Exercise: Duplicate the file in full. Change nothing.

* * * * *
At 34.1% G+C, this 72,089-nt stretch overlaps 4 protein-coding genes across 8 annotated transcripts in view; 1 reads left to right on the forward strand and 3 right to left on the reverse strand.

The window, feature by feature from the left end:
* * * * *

At 34.1% G+C, this 72,089-nt stretch overlaps 4 protein-coding genes across 8 annotated transcripts in view; 1 reads left to right on the forward strand and 3 right to left on the reverse strand.

The window, feature by feature from the left end: